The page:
What motherboard make/model?

Gigabyte B450M DS3H. Currently running with latest BIOS (F50).

Note that @DerAlbi thinks the CPU is fine, instead he suspects the VRM on his Gigabyte mobo for this issue (based on his oscilloscope readings):


Thanks for the info!

Do you have PBO or overlocking enabled? PBO is not considered stock by AMD, ensure that it's disabled in BIOS (some motherboards incorrectly enable it by default)

I don't do any manual overclocking, but "core performance boost" is enabled which allows the CPU to ramp up about 500 MHz during heavy load instead of staying fixed at base frequency. I'm guessing this is the same setting you're referring to?

Add.: OK, I finally found a couple of "Precision Boost Overdrive" menus deep down in the overclocking settings of this board's BIOS, and I've disabled everything PBO I can find while letting the "core performance boost" remain in auto mode. Without doing any extended testing this seems to have solved the problem, as I can now let Prime95 run through the AVX2 code path with 6 workers without any crashes. Thanks for the hint!

Do some more investigating. Drop the memory clocks to stock, drop the CPU clocks to, perhaps, 3 GHz, and see if the same issues happen. If they do, there's a systemic issue that needs to be addressed. If the issue disappears, try raising the clock incrementally until the issue reappears. Get a Kill-a-watt and look at power usage for each frequency and graph the results.

> Finally, a note on CPU temperatures: At idle the CPU hovers around 39-50 °C and tops around 72-78 °C under full load. I’m using the best air cooling setup I could think of and get my hands on, but it’s still air cooling, and my system is installed in a closed case (but with extreme attention to airflow).

I know air coolers can be competitive, but it says right on the outside of the 2950X box that you should use liquid cooling.

Can anyone suggest a different CPU load-testing tool other than prime95, that might catch things prime95 wouldn't?

I have a machine running a 1950X and I get random ffmpeg segfaults anywhere from six to eight hours in to an encoding session with all 16 cores fully loaded, but the machine is prime95 stable for a week+, so I suspect it's an AVX/AVX2 issue.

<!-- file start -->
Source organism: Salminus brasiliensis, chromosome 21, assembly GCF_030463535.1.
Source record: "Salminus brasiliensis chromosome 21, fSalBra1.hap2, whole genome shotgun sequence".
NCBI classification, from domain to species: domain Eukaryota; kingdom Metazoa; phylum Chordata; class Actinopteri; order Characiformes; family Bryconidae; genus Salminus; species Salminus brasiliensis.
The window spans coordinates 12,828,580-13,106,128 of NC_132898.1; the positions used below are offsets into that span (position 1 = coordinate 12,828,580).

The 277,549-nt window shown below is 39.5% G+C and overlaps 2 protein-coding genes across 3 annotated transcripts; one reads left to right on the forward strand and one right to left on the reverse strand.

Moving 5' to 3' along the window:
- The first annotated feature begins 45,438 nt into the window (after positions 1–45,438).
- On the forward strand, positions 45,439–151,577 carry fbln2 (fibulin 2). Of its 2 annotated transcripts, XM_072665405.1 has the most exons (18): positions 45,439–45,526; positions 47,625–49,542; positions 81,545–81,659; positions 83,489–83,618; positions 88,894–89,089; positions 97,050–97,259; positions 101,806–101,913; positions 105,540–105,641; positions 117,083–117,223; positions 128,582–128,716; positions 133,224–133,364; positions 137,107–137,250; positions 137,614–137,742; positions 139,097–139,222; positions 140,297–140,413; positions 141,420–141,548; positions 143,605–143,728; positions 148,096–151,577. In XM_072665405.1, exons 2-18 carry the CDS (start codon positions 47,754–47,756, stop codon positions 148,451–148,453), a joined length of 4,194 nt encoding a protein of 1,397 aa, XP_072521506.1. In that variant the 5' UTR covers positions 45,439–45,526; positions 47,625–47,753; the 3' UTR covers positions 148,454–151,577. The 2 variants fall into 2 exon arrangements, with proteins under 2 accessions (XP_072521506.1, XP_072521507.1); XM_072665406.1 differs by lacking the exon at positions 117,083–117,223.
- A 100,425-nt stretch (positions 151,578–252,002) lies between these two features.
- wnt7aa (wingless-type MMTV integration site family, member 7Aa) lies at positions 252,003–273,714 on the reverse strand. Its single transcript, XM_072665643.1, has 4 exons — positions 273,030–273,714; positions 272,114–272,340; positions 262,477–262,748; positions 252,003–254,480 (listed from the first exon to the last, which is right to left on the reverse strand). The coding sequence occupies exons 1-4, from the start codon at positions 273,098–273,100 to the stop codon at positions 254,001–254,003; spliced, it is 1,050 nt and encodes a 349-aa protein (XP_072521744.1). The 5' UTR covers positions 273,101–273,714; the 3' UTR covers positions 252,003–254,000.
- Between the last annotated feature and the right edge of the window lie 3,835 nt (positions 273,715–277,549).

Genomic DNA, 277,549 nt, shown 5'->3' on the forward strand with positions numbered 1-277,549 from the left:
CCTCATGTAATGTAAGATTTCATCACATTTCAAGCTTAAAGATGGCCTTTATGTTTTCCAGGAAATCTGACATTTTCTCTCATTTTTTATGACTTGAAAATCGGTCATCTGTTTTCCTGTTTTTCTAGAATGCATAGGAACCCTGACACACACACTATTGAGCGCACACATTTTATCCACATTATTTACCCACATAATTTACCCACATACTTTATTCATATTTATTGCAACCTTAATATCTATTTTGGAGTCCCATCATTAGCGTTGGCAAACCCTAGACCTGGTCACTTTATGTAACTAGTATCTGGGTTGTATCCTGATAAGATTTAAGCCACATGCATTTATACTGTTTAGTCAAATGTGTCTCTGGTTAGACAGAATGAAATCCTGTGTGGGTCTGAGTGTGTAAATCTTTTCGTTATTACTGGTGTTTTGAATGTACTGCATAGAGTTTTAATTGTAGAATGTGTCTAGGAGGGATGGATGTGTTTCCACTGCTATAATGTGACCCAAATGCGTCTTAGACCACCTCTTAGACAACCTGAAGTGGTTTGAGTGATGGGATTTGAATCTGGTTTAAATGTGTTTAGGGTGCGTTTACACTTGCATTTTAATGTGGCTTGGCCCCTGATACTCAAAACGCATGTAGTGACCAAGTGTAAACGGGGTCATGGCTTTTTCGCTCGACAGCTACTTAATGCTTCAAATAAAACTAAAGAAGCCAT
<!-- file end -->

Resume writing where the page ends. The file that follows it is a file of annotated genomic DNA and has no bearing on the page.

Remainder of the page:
Intel's Linpack benchmark is quite good perf/stability/throttling test for win/linux/mac: https://software.intel.com/en-us/articles/intel-mkl-benchmar...

Not the easiest one to configure though.

There's a nice, simple to use wrapper for Windows:



(Not sure which is the canonical source...)

I've ran it for 5 hours (20 iterations) at the maximum stress level but it passed. In my limited experience, it's less punishing than Prime95.

Linpack only runs on Intel CPUs, so it's not useful for Threadripper.

I don’t know if we’re talking about the same Linpack test but I’m able to run it on my AMD TR 3970X without issues.

The linpack package in AUR, at any rate. If there are multiple software suites under the same name then I have no idea.

That, or it's a DDR4 issue possibly? My post over at Level1Techs forum (story's link) lists a bunch of stress tests (but none as punishing as Prime95, in my experience).

Memory issues were my initial guess, but I'm running ECC RAM at stock speeds (although I had to go direct to manufacturer and wait a few months to get my hands on 2666MHz ECC DDR4 modules, at the time). Bumping up my DDR4 voltage just a tad did appear to help, but I would think prime95 would be less likely to fail to catch a DRAM voltage issue. I really didn't want to go down the oscilloscope rabbit hole (but I commend you for doing so!), although once upon a time I would have relished it. I guess I'm too old to have patience for things that don't work as advertised, but then again, as I've gotten older I've found that fewer and fewer things work as intended, anyway :/